While we wait for small and medium sized businesses to benefit from the deregulation dictates coming from President Trump, it may be worth noting that so far the winners in this regime may be the biggest of whatever sectors may be out there.
These are the ones that can offer the lowest costs without hurting their numbers -- something that few smaller and more indebted businesses can offer -- and it's helping in a newly frugal, price comparison-oriented society.
McDonald's (MCD) is clearly benefiting from its efforts to add technology, but I think it is also using its considerable heft to make sweeping changes that the franchisees seem to be buying into.
Remember, to get this kind of change you need all aboard. I believe that Wall Street still hasn't figured this out. That's why he keeps surprising. McDonald's is better able to handle any rising labor or food costs.
Walmart (WMT) and Costco (COST) seem similarly positioned. Their size is a positive and it is working for them. They are both doing better and Walmart is truly going to be a winner, even in an Amazon (AMZN) world, simply because of its balance sheet. Costco's a winner because of its model.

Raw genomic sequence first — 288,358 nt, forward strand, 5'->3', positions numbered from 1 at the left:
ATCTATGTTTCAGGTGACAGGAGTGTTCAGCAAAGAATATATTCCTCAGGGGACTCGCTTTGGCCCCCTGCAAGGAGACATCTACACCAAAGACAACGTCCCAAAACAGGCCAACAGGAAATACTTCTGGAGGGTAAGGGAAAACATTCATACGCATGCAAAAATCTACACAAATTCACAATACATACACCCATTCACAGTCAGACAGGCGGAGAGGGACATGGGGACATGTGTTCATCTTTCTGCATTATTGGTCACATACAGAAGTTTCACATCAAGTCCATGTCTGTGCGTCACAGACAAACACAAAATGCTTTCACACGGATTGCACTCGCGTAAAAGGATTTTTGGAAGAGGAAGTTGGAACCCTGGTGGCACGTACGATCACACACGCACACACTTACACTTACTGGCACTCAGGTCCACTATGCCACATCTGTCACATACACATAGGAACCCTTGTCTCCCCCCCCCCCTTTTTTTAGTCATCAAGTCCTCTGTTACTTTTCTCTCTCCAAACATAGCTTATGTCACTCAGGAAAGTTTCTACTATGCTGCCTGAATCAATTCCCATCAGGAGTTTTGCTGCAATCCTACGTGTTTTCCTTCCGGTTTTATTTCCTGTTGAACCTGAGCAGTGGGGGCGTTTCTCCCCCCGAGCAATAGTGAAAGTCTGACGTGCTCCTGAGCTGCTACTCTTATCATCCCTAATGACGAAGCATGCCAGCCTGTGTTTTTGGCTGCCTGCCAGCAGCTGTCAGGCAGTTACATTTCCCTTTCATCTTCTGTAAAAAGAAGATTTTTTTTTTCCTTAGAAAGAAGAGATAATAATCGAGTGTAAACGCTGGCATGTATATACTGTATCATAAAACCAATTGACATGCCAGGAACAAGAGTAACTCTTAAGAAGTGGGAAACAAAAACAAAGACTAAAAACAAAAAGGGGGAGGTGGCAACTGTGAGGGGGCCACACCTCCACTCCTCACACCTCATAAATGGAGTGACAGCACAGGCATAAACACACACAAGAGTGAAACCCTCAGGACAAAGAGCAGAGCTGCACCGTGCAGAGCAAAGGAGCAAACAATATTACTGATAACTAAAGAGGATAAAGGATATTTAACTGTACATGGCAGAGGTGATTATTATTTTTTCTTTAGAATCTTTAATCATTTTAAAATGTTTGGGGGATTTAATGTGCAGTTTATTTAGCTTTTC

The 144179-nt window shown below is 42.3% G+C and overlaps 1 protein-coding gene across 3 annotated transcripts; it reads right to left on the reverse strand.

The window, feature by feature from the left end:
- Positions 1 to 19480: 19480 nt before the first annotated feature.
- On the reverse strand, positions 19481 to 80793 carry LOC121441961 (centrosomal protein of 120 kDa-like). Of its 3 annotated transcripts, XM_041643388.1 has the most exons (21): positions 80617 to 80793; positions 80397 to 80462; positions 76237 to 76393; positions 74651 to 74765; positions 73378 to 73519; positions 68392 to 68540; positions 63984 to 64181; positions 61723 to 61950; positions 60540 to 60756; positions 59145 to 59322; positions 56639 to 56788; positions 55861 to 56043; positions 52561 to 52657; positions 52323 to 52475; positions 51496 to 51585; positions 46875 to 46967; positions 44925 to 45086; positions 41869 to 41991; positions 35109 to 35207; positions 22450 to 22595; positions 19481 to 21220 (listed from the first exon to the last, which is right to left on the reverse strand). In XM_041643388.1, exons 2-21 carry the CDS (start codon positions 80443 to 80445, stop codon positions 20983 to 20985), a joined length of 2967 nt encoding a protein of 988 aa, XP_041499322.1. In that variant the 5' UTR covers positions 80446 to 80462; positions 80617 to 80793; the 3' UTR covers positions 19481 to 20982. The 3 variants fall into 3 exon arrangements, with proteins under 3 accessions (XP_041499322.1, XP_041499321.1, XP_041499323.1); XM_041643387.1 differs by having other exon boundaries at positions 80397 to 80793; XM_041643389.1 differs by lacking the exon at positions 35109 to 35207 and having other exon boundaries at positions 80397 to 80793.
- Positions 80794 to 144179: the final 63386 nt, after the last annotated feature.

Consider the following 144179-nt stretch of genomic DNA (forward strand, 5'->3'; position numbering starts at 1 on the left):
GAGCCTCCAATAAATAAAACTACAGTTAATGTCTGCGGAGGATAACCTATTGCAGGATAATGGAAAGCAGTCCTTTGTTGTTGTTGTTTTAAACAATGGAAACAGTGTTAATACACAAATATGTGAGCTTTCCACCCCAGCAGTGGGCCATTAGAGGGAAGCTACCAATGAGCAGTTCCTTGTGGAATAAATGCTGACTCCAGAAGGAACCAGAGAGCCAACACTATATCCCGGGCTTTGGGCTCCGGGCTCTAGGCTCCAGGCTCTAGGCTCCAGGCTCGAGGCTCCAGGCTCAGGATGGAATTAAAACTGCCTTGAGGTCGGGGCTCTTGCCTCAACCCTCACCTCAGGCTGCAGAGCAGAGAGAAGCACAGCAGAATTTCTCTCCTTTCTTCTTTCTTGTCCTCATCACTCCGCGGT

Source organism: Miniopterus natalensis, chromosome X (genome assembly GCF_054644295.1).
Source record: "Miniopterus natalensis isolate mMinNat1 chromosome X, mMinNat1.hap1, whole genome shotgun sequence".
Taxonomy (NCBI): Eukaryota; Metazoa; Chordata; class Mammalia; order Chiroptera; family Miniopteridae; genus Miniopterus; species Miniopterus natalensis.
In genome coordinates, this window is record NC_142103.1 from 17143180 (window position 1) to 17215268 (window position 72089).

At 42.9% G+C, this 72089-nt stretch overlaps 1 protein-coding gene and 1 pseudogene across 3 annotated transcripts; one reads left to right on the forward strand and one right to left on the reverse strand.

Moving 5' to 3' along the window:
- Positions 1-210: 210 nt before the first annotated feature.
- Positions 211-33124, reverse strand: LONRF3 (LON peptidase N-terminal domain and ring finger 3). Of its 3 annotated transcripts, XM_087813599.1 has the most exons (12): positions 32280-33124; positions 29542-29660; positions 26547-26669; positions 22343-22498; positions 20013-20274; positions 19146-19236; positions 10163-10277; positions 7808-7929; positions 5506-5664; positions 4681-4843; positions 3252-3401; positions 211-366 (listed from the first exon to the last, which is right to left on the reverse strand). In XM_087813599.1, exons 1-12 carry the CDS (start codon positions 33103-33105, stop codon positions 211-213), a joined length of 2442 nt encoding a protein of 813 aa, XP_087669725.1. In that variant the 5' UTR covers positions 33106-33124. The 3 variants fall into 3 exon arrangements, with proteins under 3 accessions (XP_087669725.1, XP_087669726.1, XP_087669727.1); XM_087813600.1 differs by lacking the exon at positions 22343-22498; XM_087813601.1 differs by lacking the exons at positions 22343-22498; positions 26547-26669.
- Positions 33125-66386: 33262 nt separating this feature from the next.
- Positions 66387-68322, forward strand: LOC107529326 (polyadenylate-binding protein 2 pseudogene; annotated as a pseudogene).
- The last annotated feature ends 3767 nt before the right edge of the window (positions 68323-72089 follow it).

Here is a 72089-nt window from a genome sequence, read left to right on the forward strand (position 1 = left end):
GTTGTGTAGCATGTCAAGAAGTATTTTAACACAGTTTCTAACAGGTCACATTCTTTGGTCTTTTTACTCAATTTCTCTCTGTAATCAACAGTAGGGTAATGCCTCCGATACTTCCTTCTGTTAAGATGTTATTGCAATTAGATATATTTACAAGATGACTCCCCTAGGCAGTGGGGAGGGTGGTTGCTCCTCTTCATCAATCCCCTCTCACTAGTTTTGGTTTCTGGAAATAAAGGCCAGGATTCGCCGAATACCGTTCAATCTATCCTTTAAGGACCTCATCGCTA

While I know Bank of America (BAC) is down, it's safe to say that it and JP Morgan (JPM) (it would have been Wells (WFC) if not for the screw-ups) have made terrific strides in cutting costs and boosting share. Goldman (GS) , perhaps, is proving that its lack of a gigantic deposit base deprives it of some easy money from the rise in fed funds.
UnitedHealth (UNH) has worked wonders being so big and so strong in the face of all of the changes. The fact that it withdrew from the exchanges makes it a welcome island in a sea of turmoil.
The biggest do best when there is change, and there is a rise in costs and a rise in regulation that we are still living with.
Maybe it changes over time if Trump can get anything done with Congress. But, right now, the strongest are thriving and the weakest are stalled or going by the wayside.